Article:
The developer, Figure Four Partners, LTD, a subsidiary of Perry Homes and PSWA, Inc., issued a statement after the flood claiming that: “… many of the detention ponds are COMPLETE.” (Emphasis added.) Many appears to be 1 out of 5. And not even that one appeared complete. Complete, as their own engineer LJA pointed out, would have entailed sloping the sides and planting vegetation. See photo above; not even S1 was fully complete at the time of the flood.

The Figure Four Partners statement also claimed they had “improved drainage to the area that did not previously exist.” Residents say their contractor filled in existing streams on the property. Yet residents that did NOT flood during Harvey DID FLOOD after the so-called “improvements.”

How Detention Ponds Work

Detention ponds collect runoff during a heavy rain. Then they release it at a slow, controlled rate that drainage ditches like Taylor Gully can handle without flooding people downstream. That’s the theory anyway. They do this by restricting the outflow compared to inflow. However, to function, they have to be BUILT.

How Much Rain Detention Ponds Should Have Held vs How Much Fell

Had all five ponds been complete on May 7, the entire site should have detained 1.1 feet of rain, a little more than 13 inches. However, we received less than 8 inches.

Jeff Lindner, the Harris County meteorologist, issued a statement on May 13 summarizing the storm that flooded Elm Grove and North Kingwood Forest. In it, he said, “A 30-min rate of 2.9 inches was recorded at US 59 and the West Fork of the San Jacinto River and a 1 hour rate of 4.0 inches. A 6-hr rainfall rate of 7.9 inches was recorded at the East Fork of the San Jacinto River and FM 1485. Rainfall rates between the 15-min and 6-hr time periods on Tuesday afternoon and evening averaged between a 2-yr and 50-yr frequency over the extreme northeast portions of Harris into southeast Montgomery Counties.”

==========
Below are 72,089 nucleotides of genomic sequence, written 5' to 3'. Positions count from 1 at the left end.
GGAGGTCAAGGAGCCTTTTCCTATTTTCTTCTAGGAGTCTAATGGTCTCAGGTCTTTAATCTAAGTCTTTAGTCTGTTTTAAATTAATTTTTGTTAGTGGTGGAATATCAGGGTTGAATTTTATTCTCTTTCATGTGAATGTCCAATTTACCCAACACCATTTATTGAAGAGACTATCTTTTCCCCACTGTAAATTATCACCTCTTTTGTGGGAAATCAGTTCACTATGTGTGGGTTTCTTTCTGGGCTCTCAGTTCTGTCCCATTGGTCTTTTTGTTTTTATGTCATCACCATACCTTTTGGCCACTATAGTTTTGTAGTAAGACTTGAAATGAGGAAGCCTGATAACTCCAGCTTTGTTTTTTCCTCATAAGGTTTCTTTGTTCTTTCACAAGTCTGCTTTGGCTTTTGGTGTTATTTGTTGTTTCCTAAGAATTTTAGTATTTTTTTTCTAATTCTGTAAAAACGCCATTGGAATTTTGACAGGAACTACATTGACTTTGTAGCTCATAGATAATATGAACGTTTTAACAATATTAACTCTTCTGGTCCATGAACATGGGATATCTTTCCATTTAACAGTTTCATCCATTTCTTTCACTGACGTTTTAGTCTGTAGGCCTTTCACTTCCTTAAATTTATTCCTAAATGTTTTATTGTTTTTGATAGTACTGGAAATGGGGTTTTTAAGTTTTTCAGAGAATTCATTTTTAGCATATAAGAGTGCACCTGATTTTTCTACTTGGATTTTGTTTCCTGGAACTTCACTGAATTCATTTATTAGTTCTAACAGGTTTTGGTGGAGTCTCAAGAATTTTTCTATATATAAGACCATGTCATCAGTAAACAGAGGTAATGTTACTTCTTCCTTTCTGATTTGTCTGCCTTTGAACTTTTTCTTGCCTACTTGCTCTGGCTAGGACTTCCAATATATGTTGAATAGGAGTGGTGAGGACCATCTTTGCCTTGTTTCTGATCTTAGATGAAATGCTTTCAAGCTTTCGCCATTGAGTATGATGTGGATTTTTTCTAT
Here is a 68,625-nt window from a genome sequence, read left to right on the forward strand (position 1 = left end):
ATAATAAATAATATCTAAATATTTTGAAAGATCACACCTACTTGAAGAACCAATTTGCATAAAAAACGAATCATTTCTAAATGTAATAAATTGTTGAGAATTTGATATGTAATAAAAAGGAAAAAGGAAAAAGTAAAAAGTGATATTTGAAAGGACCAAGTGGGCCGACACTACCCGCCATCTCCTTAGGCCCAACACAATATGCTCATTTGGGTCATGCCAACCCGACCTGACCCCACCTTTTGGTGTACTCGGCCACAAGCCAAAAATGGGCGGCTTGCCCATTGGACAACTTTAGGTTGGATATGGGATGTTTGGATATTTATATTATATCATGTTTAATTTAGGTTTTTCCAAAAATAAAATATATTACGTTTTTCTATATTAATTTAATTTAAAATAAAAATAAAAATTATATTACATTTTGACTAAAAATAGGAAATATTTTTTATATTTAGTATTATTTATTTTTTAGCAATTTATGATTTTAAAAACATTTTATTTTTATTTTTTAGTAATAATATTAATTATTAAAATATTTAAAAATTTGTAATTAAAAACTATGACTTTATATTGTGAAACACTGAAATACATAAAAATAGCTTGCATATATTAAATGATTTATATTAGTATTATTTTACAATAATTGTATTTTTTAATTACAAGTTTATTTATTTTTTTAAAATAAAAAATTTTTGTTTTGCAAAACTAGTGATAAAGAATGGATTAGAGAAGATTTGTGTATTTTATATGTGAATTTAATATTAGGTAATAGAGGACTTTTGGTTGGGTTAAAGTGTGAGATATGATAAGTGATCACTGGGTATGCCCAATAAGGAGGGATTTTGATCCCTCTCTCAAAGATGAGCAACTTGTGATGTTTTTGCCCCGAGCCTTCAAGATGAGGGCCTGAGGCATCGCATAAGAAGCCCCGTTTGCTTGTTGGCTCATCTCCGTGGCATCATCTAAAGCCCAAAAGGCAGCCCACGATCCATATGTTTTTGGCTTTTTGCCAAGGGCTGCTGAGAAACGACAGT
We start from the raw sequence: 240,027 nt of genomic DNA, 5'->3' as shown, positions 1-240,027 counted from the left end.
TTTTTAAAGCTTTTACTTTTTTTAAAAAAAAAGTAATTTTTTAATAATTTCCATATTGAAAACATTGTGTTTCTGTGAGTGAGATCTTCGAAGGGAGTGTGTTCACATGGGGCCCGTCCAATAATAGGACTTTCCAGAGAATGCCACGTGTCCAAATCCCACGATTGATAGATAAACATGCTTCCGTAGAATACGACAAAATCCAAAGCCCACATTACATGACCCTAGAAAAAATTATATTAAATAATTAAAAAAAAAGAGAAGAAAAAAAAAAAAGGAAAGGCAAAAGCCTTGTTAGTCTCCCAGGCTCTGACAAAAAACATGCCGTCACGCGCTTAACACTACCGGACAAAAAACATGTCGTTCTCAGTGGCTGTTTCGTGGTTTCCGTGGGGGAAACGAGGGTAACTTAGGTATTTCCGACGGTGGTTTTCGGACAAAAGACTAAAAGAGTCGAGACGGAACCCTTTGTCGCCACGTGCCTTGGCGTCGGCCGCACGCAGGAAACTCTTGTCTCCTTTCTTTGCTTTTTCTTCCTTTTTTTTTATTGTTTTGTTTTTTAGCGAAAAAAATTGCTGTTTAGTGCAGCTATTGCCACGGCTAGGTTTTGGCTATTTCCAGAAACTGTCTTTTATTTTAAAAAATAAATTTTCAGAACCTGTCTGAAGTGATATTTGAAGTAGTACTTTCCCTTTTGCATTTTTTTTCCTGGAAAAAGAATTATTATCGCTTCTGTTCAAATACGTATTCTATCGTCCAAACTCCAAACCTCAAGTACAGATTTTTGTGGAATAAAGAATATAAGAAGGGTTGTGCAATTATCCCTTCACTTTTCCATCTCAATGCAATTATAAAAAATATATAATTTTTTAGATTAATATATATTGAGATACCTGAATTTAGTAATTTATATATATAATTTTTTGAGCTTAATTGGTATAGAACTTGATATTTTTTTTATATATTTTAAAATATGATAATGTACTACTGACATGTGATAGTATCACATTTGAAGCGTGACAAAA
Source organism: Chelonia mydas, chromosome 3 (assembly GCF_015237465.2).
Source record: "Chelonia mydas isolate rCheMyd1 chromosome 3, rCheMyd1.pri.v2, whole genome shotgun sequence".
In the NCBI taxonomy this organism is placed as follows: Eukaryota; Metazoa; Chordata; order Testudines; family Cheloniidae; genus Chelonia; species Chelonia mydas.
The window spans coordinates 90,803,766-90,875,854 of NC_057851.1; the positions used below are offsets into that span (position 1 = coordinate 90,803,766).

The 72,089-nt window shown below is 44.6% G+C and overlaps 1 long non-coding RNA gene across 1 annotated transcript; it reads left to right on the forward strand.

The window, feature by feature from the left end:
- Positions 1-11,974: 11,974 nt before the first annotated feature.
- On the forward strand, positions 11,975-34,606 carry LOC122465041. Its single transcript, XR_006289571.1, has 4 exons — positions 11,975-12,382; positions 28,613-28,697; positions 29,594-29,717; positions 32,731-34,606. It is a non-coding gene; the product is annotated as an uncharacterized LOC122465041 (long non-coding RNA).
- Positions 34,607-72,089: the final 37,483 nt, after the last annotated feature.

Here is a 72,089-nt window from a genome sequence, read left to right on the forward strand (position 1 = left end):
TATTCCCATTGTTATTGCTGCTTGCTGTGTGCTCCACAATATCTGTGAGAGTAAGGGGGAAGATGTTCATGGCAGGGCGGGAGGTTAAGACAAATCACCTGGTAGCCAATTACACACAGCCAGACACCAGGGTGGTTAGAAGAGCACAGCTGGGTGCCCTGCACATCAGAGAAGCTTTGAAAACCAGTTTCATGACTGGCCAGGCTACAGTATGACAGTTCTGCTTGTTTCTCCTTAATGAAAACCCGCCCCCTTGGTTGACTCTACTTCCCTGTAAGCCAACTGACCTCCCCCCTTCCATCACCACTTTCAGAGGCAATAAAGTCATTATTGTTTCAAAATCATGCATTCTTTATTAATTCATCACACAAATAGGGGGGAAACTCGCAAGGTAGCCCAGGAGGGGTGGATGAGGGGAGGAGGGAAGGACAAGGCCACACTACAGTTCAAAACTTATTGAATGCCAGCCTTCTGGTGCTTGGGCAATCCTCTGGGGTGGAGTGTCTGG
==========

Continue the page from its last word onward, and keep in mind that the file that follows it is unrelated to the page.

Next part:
Questions Owners and Contractors Need to Answer

In the last four years, we received three so-called 500-year storms. Two happened in the spring.

  • Knowing that, why did Rebel Contractors wait six months after clearing to begin excavating S2, the detention pond adjacent to areas that flooded?
  • Why did Rebel grade the rest of the site to funnel water toward Elm Grove before detention was in place?
  • Did economics factors push Rebel Contractors to clearcut the entire site before constructing detention that could control the runoff?
  • Why did Rebel Contractors fill in existing drainage features that could have helped reduce flooding before starting work on S2?
  • Why did Figure Four Partners claim that many of the detention ponds were complete?
  • If Figure Four improved drainage, why did homes flood that never flooded before?
  • Silt fences were supposed to be put up before any land was cleared. However, they were not put up until AFTER the flood on May 7. Why?
  • The plans required an onsite engineer to ensure compliance with permit provisions. Who was that engineer? How could he/she have possibly missed glaring deficiencies?
  • Stormwater Pollution Prevention Permits were supposed to be posted at all job site entrances. They were not. Why? And why did the contractor put them up the day before LJA Engineers inspected the site for Montgomery County and the TCEQ?

I hope I live long enough to learn the answers! I hope officials care enough to look for the answers! Tens of thousands of Kingwood homes did NOT flood during the May 7th storm; 196 homes next to this development did. They deserve answers.

All thoughts in this post are my opinions on matters of public policy and safety. They are protected by the First Amendment of the US Constitution and the Anti-SLAPP Statute of the Great State of Texas.

Posted by Bob Rehak on 5/26/2019

635 Days after Hurricane Harvey